What is “Mid Period”?

Mid period refers to the halfway point in a cash flow forecast period, which is used as a proxy for when the cash flows will be received on average.  When valuing cash flows using the discounted cash flow method, we often use the mid period to reflect that cash flows occur throughout the period, and not just at the end.  The traditional valuation method discounts cash flows back from the end of a period of time; however, this can undervalue an investment as cash flows at the end of the year are farther away from today from the time value of money perspective.

Key Learning Points

  • Mid Period is the halfway point between the beginning and end of a forecast period
  • It is used to assume that cash flows are most likely to fall on average, in the middle of a discounting period as opposed to at the beginning or end of a period
  • A Mid Period adjustment will return a value greater than a full year adjustment since the cash flow is assumed to occur a half period closer in time than the end of period
  • The Mid Period adjustment can be applied to any period of time being used in a forecast but it must be used consistently with any terminal value calculation that is based on cash flows

Calculating the Mid Period

The mid period is represented as the halfway point between two periods of time.  In a five year cash flow forecast, the periods would be 0 (starting point),1,2,3,4 and 5.  The mid period of each period would be the average of the beginning period and the end period or 0.5, 1.5, 2.5, 3.5, 4.5.

Mid Year Example Calculation

The mid period will be used in calculating the discount factor for each period.  In the first example we see that the mid period adjustment has not been used.  The cash flows are being discounted from the end of each period.

In this second example, we see that the mid period adjustment has been calculated (row 19) and that has resulted in a lower discount factor (row 20) and, therefore, greater sum of the present value of free cash flows (C22).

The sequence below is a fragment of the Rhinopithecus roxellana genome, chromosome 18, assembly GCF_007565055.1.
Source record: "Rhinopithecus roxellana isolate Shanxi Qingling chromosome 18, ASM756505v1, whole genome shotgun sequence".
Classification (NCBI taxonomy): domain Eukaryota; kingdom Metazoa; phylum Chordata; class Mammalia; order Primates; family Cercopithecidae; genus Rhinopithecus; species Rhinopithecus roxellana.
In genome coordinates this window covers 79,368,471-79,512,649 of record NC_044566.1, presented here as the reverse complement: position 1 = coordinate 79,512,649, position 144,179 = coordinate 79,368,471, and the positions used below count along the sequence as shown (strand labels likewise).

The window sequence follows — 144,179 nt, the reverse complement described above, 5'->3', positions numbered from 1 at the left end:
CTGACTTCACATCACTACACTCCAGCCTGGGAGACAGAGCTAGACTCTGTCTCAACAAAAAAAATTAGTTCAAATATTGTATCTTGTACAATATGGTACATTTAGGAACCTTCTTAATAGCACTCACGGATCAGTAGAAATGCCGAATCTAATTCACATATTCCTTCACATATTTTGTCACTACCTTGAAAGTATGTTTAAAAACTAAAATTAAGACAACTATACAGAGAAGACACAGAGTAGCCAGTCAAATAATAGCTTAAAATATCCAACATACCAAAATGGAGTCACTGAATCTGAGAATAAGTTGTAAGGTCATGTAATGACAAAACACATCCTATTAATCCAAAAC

In the last example, we see that the mid period adjustment can be applied to the sum of the present value of the free cash flows in the first example and return the same result as the second example.  This is useful in avoiding the step of adjusting each period’s discount factor.

Applications and Other Considerations

As discussed, the mid period adjustment is commonly used in a discounted cash flow calculation.  When applied to the calculation of the discount factor, it results in a larger factor that returns a greater value than discounting for the whole period.   If the mid period adjustment is used to discount the free cash flows in the forecast period, it must also be used to discount the terminal value to present value when using the perpetual cash flow (Gordon Growth) methodology.  This is because we are assuming the perpetual cash flows also fall on average at mid period.

Conclusion

Mid period adjustments bring greater accuracy to a discounted cash flow valuation by assuming cash flows fall on average at the middle of the period instead of the end.  This is because the total cash flows from a given period do not occur at a single point in time, but rather fall throughout the period.